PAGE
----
When Time Is on Your Side

 | Aug 06, 2014 | 9:00 AM EDT
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Many of you are familiar with applying Fibonacci ratios on the price axis of the market but may be less familiar with how you can time the market using these ratios.

So, how should we look at Fibonacci time cycles?

In the same way that I look for a clustering of Fibonacci price relationships, I also look for that clustering effect with timing. If I see at least three time cycles coming together within a relatively tight time range, I look for a possible reversal of whatever the market is doing into those cycles. For example, if we are trading lower into a time window, I look for a tradable low and reversal back to the upside. It is ideal to use this type of timing work when it matches up with what the work is saying on the price axis. I believe the quote from W.D. Gann is, "When time and price come together, change is inevitable."

Of course, timing cycles do not always produce a change in trend as anticipated in the same way support or resistance is not always going to hold. It does, however, produce a change often enough to warrant watching these cycles very carefully. Let's look at previous case in Costco (COST).

Costco (COST)
Source: Dynamic Trader

With the timing cycles I will actually measure the time between key swing high and low combinations and then project forward in time using the Fibonacci ratios to look for a coincidence. You can actually test the mathematics yourself if you want to. In the case of COST, I had the coincidence of six Fibonacci time cycles that came due between June 24-25. The cycles from top to bottom were:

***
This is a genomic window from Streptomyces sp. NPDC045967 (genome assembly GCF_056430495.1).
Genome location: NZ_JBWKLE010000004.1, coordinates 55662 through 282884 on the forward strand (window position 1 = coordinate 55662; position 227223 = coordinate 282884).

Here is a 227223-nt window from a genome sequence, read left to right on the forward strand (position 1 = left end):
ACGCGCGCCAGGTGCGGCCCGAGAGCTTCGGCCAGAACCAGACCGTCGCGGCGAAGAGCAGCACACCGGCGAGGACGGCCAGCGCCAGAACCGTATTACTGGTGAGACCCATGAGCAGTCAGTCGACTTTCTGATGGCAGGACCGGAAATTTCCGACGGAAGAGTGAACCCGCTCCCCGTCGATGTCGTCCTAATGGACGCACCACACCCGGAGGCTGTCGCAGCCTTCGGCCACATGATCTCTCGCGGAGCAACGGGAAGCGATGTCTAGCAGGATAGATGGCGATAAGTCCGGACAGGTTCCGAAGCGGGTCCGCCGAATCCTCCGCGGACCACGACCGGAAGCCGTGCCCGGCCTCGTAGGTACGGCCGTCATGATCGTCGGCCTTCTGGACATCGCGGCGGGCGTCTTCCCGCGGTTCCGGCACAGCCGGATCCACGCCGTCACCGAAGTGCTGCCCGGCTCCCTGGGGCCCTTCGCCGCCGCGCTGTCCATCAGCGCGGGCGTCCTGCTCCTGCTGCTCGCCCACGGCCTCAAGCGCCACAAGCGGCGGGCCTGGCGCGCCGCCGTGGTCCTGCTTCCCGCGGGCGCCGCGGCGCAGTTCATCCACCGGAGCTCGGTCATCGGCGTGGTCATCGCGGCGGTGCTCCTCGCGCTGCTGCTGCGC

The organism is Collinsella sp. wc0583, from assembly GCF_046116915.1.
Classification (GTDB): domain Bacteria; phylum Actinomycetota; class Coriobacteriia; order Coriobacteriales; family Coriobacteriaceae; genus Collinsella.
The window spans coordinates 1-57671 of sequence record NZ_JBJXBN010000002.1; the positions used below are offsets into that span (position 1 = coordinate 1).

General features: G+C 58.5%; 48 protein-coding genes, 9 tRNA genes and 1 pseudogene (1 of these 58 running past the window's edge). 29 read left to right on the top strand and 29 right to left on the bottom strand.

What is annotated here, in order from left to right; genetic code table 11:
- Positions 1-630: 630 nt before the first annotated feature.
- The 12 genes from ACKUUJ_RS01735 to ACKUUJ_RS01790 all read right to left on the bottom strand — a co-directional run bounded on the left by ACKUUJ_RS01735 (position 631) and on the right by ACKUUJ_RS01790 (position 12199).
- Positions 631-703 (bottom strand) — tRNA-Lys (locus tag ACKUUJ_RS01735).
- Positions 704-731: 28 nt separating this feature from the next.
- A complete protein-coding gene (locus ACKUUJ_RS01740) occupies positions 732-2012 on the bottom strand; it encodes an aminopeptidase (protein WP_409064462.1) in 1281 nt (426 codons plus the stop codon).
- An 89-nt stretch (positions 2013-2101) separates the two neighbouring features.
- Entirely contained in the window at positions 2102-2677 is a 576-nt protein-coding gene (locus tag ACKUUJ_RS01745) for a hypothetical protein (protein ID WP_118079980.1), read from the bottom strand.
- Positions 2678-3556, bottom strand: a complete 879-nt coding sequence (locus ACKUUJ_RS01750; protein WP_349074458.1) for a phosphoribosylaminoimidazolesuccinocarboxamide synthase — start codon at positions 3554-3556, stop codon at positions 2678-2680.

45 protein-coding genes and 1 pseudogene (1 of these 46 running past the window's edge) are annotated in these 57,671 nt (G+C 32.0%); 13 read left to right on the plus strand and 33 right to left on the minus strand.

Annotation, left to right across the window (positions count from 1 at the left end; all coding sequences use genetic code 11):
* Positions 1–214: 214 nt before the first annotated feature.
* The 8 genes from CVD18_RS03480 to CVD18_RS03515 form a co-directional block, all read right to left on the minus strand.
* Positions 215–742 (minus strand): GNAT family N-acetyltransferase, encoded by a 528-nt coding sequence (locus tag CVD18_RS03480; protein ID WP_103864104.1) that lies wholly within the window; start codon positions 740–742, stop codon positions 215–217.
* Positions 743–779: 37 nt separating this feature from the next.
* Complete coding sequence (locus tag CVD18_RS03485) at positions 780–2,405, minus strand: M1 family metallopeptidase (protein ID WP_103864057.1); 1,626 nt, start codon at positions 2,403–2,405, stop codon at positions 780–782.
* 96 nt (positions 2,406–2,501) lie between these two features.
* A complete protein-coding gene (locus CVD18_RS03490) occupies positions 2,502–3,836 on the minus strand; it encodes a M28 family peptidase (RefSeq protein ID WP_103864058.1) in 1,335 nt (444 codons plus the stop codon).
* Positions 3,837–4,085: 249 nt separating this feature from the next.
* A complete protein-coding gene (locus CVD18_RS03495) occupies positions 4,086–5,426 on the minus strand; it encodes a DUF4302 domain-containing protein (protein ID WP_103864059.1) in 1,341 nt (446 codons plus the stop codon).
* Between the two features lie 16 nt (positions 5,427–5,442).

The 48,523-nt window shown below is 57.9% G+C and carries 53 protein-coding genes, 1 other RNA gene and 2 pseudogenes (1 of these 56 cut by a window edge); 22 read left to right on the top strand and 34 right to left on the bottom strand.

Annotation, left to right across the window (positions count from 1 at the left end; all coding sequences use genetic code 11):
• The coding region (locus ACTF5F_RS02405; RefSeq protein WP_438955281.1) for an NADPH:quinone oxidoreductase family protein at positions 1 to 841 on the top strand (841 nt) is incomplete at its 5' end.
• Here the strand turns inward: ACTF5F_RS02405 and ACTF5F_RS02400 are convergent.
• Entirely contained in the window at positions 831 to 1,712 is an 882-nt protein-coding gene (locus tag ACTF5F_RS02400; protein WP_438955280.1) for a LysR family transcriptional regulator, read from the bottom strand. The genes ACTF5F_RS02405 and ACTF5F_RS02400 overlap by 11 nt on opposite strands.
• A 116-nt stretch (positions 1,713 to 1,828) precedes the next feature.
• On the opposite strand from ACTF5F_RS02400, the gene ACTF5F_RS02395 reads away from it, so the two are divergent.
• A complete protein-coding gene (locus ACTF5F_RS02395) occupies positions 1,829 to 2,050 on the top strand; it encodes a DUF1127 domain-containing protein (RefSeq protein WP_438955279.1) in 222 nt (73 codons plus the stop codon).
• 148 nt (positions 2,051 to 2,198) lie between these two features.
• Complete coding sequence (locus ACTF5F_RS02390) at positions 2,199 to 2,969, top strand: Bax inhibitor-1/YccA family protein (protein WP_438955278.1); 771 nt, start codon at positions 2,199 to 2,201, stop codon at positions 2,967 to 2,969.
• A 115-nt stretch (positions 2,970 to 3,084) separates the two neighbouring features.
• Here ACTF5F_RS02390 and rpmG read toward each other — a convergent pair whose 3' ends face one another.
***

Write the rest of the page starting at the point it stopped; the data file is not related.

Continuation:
• 0.618 May 12 high - June 9 high (June 25)
  • 100% March 21 high - April 7 low projected from the June 9 high (June 24)
  • 100% Feb. 28 high - April 28 high (June 24)
  • 1.272 May 7 low to May 29 low (June 25)
  • 1.618 April 7 low - May 7 low (June 25)
  • 1.618 Feb. 4 low - April 7 low (June 25)

So the cycles came in June 24-25, and I always give it plus or minus a day of the cycles as far as the "time window" that I will watch for a possible change in trend. The actual low in this case was made on June 23, which was within the "time window" for a tradable low to develop. Honestly, I was concerned about a failure of these cycles when we closely retested the June 23 low, but they did end up holding. This cycle low became a definition of risk. As long as price held above it, I knew there was upside potential and that my risk was defined below the June 23 low.

At the same time that this low was made, COST tested and held key price support. Time cycles can both help define our risk and manage any market positions. For example, if I have a position in the market and I see timing cycles coming up, it is a cue to me to tighten stops just in case the cycles kick in for a reversal. I hope this helps to explain what I'm actually looking for when I analyze a particular stock. As I've written in the past, this does not work 100% of the time, of course, but when it does work, it is a beautiful display of market geometry.

One more recent example of a time cluster is in the chart of Tesla (TSLA) below. Here the cycles came due July 18-22. The actual low in that case was made on July 17. I hope this helps you to understand that the method to my madness. I will illustrate these cycles again in future commentaries.

Tesla (TSLA)
Source: Dynamic Trader

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